On April 1, 2020, the U.S. Food and Drug Administration (FDA) issued a total recall and removal of Zantac, a common heartburn medication available in both prescription and over-the-counter (OTC) versions, from store shelves due to an unacceptably high cancer risk. Zantac (ranitidine) has been found to contain high levels of the cancer causing chemical N-nitrosodimethylamine (NDMA). NDMA is used in aviation and rocket fuel lubricants and it is also the by-product of several industrial processes, including gasoline refining and the treatment of wastewater containing nitrogen. NDMA is also used to induce carcinogenesis in lab rats for cancer research.
The exact cause of the NDMA contamination in Zantac and other generic heartburn medications is still under investigation. Although the FDA advisory states that the level of contamination is "low", the levels have been found to be between 3,000 and 26,000 times higher than what the agency has determined to be "safe". During the period in which Boerhinger Ingelheim and Sanofi manufactured and marketed Zantac, scientific research demonstrated a clear link between ranitidine, the active ingredient in Zantac, and NDMA. Specifically, when ranitidine comes into contact with water, it creates a chemical reaction that causes the formation of NDMA.
Despite the availability of this information, the drugmakers chose not to disclose the risk to the government or to consumers. For years, due to a very high perception of randitidine's safety, Zantac and its generic equivalents were heavily prescribed to adults and infants and sold over-the-counter. Zantac was used to treat: acid indigestion, heartburn, erosive esophagitis, gastroesophageal reflux disease (GERD), and Zollinger-Ellison Syndrome.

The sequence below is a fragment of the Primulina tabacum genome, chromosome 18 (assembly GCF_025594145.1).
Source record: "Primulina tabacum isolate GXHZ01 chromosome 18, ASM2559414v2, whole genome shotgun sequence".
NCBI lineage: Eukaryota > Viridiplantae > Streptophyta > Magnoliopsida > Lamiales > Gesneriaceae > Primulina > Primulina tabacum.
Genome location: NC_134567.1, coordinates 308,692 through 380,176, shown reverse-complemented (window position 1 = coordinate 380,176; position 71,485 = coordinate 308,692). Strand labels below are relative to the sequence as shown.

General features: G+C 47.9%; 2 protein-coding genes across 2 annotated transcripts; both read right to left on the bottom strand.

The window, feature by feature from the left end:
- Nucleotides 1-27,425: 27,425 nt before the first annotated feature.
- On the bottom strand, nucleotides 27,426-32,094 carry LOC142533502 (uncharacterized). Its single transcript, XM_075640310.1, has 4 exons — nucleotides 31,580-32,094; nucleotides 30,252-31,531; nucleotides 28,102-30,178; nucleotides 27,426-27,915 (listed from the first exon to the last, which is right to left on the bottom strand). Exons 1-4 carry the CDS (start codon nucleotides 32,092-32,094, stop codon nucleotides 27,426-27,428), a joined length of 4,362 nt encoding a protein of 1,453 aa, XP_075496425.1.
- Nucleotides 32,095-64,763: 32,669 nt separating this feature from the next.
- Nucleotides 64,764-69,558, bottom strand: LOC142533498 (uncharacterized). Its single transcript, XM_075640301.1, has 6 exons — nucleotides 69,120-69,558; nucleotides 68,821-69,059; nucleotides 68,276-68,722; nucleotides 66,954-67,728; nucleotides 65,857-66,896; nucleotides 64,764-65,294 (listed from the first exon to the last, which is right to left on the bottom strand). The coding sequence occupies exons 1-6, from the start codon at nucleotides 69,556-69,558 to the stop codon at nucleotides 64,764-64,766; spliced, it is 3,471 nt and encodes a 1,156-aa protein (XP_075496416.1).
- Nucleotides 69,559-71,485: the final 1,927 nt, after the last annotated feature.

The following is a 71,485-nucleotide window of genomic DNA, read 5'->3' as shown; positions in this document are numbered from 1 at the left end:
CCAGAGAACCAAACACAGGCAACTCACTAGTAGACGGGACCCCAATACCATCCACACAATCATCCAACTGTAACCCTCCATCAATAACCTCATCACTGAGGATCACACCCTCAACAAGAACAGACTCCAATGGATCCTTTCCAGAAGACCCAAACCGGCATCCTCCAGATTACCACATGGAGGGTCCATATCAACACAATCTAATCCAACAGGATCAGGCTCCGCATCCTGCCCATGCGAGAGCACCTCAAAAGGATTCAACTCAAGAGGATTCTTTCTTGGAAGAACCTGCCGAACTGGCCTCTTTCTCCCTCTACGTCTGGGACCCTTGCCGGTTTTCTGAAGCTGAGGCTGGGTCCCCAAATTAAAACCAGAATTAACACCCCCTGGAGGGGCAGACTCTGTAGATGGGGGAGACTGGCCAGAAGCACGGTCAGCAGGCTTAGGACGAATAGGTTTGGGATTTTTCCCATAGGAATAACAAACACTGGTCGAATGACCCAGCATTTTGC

FDA Confirms NDMA is a Probable Carcinogen
On September 9, 2019, Valisure, LLC and ValisureRX, LLC submitted a Citizen Petition to the FDA to request the Commissioner of Food and Drugs to issue a regulation, revise industry guidance, request a recall, and suspend sales of ranitidine from the U.S. market. The full petition may be read here.
On September 13, 2019, the FDA reported the discovery of NDMA in Zantac (ranitidine). See the FDA Statement alerting patients and healthcare professionals of NDMA found in ranitidine samples here.
On April 1, 2020, the FDA issued its recall notifying consumers, patients, and healthcare professionals of new studies showing risk to the public health. The recall states NDMA is a probable carcinogen and that sustained higher levels of exposure increase the risk of cancer in humans. The FDA has further determined that NDMA has been found to increase significantly in samples stored at higher temperatures, including temperatures the product may have been exposed to during distribution and handling by consumers. The testing also showed that the older a ranitidine product is, or the longer the length of time since it was manufactured, the greater the level of NDMA. These conditions may raise the level of NDMA in the ranitidine product above the acceptable daily limit.
The Poole Law Group works with Levin Papantonio on the Zantac mass tort litigation (MDL) established in federal court and we are accepting clients who took Zantac (e.g., tablets, capsules, injections, syrup) for 30 days or more and who subsequently developed one of the following cancers:
- Small Intestine
- Non-Hodgkins Lymphoma
- Multiple Myeloma
In addition to causing cancer, NDMA is a potent hepatotoxin. Short-term exposure to NDMA can cause liver damage (such as liver fibrosis and scarring), while long-term exposure can increase the risk of liver, kidney, and lung tumors. Symptoms of NDMA overexposure include headaches, fever, nausea, jaundice, vomiting, abdominal cramps, enlarged liver, reduced organ function (e.g., liver, kidneys and lungs), and dizziness. Other adverse effects that have been associated with Zantac include:
- nervous system disorders
- arrhythmia or tachycardia (irregular or rapid heartbeat)
- vitamin B-12 deficiency
- hepatitis, liver failure, and jaundice
- increased risk of pneumonia
- low platelet levels in the blood
- skin rashes and hair loss